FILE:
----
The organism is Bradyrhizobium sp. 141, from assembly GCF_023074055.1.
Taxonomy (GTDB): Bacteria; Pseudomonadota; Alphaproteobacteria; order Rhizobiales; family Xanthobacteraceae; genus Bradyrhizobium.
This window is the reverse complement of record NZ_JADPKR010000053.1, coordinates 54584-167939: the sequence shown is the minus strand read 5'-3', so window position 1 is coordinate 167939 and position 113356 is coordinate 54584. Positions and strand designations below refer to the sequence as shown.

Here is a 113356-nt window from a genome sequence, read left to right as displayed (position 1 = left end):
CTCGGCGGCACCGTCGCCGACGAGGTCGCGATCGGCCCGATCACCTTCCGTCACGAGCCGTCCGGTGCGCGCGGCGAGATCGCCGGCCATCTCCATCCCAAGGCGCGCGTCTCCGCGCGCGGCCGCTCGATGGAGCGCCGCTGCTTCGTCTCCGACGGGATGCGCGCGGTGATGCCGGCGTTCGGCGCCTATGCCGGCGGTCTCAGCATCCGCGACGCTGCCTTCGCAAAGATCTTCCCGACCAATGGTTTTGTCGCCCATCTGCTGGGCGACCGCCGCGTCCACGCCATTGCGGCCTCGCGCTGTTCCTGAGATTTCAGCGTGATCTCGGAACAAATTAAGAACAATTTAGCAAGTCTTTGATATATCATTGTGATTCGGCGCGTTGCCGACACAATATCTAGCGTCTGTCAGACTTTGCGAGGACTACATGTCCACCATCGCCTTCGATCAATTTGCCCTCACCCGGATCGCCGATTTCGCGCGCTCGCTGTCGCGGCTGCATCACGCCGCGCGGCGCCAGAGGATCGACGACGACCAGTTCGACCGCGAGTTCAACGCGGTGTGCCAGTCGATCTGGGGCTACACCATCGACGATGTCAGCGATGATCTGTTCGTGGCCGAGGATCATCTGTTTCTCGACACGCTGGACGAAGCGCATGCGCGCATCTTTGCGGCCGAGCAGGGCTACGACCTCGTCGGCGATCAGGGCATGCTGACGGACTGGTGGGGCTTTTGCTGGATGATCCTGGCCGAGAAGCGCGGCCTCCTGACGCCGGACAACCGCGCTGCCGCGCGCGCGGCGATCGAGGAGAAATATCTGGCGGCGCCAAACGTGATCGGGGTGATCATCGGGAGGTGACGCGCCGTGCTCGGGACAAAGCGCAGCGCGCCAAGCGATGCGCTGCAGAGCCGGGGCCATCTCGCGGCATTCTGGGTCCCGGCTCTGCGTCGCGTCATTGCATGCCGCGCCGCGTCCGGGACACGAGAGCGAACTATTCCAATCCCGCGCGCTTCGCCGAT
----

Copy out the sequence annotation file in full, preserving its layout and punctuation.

The organism is Bradyrhizobium sp. 141, from assembly GCF_023074055.1.
Taxonomy (GTDB): Bacteria; Pseudomonadota; Alphaproteobacteria; order Rhizobiales; family Xanthobacteraceae; genus Bradyrhizobium.
This window is the reverse complement of record NZ_JADPKR010000053.1, coordinates 54584-167939: the sequence shown is the minus strand read 5'-3', so window position 1 is coordinate 167939 and position 113356 is coordinate 54584. Positions and strand designations below refer to the sequence as shown.

Here is a 113356-nt window from a genome sequence, read left to right as displayed (position 1 = left end):
CTCGGCGGCACCGTCGCCGACGAGGTCGCGATCGGCCCGATCACCTTCCGTCACGAGCCGTCCGGTGCGCGCGGCGAGATCGCCGGCCATCTCCATCCCAAGGCGCGCGTCTCCGCGCGCGGCCGCTCGATGGAGCGCCGCTGCTTCGTCTCCGACGGGATGCGCGCGGTGATGCCGGCGTTCGGCGCCTATGCCGGCGGTCTCAGCATCCGCGACGCTGCCTTCGCAAAGATCTTCCCGACCAATGGTTTTGTCGCCCATCTGCTGGGCGACCGCCGCGTCCACGCCATTGCGGCCTCGCGCTGTTCCTGAGATTTCAGCGTGATCTCGGAACAAATTAAGAACAATTTAGCAAGTCTTTGATATATCATTGTGATTCGGCGCGTTGCCGACACAATATCTAGCGTCTGTCAGACTTTGCGAGGACTACATGTCCACCATCGCCTTCGATCAATTTGCCCTCACCCGGATCGCCGATTTCGCGCGCTCGCTGTCGCGGCTGCATCACGCCGCGCGGCGCCAGAGGATCGACGACGACCAGTTCGACCGCGAGTTCAACGCGGTGTGCCAGTCGATCTGGGGCTACACCATCGACGATGTCAGCGATGATCTGTTCGTGGCCGAGGATCATCTGTTTCTCGACACGCTGGACGAAGCGCATGCGCGCATCTTTGCGGCCGAGCAGGGCTACGACCTCGTCGGCGATCAGGGCATGCTGACGGACTGGTGGGGCTTTTGCTGGATGATCCTGGCCGAGAAGCGCGGCCTCCTGACGCCGGACAACCGCGCTGCCGCGCGCGCGGCGATCGAGGAGAAATATCTGGCGGCGCCAAACGTGATCGGGGTGATCATCGGGAGGTGACGCGCCGTGCTCGGGACAAAGCGCAGCGCGCCAAGCGATGCGCTGCAGAGCCGGGGCCATCTCGCGGCATTCTGGGTCCCGGCTCTGCGTCGCGTCATTGCATGCCGCGCCGCGTCCGGGACACGAGAGCGAACTATTCCAATCCCGCGCGCTTCGCCGAT